• ITVI.USA
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    108.680
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  • OTLT.USA
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    -0.001
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  • OTRI.USA
    22.010
    -0.060
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  • OTVI.USA
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    100.010
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  • TSTOPVRPM.ATLPHL
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  • TSTOPVRPM.CHIATL
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  • TSTOPVRPM.LAXSEA
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  • WAIT.USA
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  • ITVI.USA
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    108.680
    0.7%
  • OTLT.USA
    2.798
    -0.001
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  • OTRI.USA
    22.010
    -0.060
    -0.3%
  • OTVI.USA
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    100.010
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  • TSTOPVRPM.ATLPHL
    2.950
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  • TSTOPVRPM.CHIATL
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  • TSTOPVRPM.DALLAX
    1.370
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  • TSTOPVRPM.LAXDAL
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  • TSTOPVRPM.PHLCHI
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  • TSTOPVRPM.LAXSEA
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  • WAIT.USA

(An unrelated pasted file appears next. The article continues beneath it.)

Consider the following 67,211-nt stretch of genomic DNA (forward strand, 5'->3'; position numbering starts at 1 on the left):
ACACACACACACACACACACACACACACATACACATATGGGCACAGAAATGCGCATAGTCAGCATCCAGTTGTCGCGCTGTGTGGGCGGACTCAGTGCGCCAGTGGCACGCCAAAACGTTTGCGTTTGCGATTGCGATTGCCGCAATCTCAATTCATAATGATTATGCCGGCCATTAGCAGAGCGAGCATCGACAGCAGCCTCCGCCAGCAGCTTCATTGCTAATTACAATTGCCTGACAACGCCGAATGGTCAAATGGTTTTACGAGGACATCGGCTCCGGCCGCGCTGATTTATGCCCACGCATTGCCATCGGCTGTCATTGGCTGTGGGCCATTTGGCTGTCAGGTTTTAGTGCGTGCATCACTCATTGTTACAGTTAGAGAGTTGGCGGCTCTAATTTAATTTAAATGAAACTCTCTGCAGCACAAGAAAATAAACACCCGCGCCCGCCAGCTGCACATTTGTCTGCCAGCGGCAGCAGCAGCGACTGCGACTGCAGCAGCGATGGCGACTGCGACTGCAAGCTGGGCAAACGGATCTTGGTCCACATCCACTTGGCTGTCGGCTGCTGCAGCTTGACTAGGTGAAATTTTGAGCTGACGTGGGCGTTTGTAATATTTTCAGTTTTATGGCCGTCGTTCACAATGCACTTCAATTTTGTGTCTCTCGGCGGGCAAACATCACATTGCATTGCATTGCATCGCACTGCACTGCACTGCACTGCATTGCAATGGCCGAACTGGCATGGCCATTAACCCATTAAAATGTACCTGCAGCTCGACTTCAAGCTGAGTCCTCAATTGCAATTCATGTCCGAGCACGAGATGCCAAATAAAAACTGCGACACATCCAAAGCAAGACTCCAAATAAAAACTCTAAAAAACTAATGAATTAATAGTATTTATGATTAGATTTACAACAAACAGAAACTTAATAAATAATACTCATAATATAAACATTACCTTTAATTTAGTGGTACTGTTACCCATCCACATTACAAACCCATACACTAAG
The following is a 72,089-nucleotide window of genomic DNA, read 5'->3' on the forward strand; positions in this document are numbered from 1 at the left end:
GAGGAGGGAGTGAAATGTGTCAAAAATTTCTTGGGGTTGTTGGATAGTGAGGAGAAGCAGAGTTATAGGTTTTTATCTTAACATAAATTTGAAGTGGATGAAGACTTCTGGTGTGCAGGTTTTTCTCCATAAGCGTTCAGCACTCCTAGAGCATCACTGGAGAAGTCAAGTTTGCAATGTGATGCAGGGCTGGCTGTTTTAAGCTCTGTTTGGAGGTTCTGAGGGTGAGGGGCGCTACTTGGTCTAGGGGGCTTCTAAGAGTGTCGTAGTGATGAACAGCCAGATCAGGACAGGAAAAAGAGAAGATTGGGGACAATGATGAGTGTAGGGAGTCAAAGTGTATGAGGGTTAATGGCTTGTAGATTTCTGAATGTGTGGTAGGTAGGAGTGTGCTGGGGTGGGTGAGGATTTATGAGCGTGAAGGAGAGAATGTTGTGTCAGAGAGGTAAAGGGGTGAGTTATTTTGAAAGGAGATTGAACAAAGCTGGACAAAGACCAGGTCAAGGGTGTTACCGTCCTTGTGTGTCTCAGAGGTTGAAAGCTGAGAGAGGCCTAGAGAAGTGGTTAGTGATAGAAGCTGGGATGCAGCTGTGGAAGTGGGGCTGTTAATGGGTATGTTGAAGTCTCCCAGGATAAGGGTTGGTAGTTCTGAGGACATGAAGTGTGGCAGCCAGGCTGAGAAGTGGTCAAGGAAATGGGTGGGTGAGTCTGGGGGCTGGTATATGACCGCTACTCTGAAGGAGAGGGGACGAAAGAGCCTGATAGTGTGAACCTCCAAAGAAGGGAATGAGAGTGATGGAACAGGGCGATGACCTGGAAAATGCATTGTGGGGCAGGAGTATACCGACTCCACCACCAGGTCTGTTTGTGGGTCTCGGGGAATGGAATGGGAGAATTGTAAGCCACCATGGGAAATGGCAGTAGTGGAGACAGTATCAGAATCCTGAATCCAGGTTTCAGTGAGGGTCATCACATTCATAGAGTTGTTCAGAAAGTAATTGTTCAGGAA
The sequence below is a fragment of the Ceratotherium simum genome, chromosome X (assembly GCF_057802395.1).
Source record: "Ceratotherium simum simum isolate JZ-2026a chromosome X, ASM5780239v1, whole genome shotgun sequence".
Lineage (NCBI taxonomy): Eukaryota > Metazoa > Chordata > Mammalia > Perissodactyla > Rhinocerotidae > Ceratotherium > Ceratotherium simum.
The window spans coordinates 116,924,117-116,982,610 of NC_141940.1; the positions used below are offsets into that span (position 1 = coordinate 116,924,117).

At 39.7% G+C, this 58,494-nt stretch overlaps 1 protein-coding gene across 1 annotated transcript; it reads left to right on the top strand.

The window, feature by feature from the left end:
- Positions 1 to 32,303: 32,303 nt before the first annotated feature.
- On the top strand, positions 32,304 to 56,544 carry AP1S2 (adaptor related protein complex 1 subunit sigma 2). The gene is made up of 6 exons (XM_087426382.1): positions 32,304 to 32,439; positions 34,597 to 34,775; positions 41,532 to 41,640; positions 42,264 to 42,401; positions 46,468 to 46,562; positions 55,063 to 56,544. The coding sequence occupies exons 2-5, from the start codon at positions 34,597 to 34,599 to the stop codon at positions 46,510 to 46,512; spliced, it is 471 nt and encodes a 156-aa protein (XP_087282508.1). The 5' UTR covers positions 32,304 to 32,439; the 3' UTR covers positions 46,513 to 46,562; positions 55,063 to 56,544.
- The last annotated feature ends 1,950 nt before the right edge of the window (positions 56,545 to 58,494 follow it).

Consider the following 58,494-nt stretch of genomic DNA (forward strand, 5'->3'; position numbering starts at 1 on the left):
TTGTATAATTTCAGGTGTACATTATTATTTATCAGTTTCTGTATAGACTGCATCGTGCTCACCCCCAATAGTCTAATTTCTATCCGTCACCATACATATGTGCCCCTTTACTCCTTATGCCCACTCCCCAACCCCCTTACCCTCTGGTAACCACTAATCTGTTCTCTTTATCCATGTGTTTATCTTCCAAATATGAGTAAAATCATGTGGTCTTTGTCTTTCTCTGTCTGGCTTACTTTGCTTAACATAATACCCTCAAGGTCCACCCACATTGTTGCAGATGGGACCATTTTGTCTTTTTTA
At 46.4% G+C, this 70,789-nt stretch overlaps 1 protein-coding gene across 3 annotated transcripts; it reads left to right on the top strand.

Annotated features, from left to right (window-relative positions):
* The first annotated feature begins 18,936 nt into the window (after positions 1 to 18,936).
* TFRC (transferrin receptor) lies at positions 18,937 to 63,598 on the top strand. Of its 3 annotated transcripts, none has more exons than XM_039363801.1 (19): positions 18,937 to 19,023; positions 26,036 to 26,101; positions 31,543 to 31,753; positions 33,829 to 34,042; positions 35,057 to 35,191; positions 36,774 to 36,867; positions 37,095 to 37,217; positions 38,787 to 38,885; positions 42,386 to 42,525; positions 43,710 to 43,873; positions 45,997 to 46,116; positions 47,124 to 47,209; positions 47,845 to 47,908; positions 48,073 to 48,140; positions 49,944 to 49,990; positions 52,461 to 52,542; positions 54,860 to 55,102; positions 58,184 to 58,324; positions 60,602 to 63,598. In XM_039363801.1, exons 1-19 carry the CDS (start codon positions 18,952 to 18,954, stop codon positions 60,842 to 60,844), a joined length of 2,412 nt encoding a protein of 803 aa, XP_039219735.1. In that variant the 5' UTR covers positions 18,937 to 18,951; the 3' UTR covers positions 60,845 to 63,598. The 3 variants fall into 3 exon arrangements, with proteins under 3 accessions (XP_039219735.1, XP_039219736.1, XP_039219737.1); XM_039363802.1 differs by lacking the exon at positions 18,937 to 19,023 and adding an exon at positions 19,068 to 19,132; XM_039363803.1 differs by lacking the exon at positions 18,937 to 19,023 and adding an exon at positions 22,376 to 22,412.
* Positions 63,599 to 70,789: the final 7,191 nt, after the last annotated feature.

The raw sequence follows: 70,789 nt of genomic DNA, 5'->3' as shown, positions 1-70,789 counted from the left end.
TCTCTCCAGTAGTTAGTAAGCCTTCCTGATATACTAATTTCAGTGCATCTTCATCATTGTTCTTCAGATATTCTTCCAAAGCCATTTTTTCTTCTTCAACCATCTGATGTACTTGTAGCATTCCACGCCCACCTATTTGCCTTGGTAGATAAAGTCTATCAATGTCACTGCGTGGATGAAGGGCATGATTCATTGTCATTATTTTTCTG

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American ShipperShippingTrade and ComplianceWarehouse

Port Panama City prepares for growth

The U.S. Gulf Coast port is currently developing a new forest products terminal and is looking to dredge its east channel, according to Port Panama City Executive Director Wayne Stubbs.

Photo: Port Panama City
Phase 1 rendering of the new forest products terminal

   Port Panama City along Florida’s panhandle is gearing up for a new forest products terminal.
   The port has already begun construction on the terminal’s first 250,000-square-foot warehouse and related rail yards, with the project costing $20 million, Port Panama City Executive Director Wayne Stubbs told American Shipper.
   The total investment for the first phase of development at the terminal – including the land purchase, the warehouse facilities, the bulkhead rehab and dredging – will be $55 million. The port hopes to complete the warehouse by the end of 2017 and all of phase one by the end of 2018.
   “We feel there are a number of paper and pulp mills in the region that can benefit from these facilities,” Stubbs said.
   Port Panama City’s cargo base consists of imported, exported and domestic (coastwise) general and bulk cargo, according to the port’s website. In addition, containerized cargo between Progreso, Mexico and Port Panama City continues to be a significant part of the port’s volume base.
   The main channel providing access to the existing port facility currently has a depth of 36 feet at mean low water, while the east channel currently has a controlling draft of 32 feet at mean low water, Stubbs said. The port regularly handles vessels up to 40,000 deadweight tons.
   Last year, the port wrapped up a study with the U.S. Army Corps of Engineers to reevaluate the dredging of the east channel. Dredging the east channel will cost an estimated $8 million – $5 million in federal funds, which the port is trying to pursue right now and get into the 2018 budget.
    U.S. Sen. Bill Nelson, D-Fla., met with the port authority Tuesday to discuss expansion at the port, and is trying to help get the U.S. Army Corps of Engineers to provide funding for the dredging in its budget.

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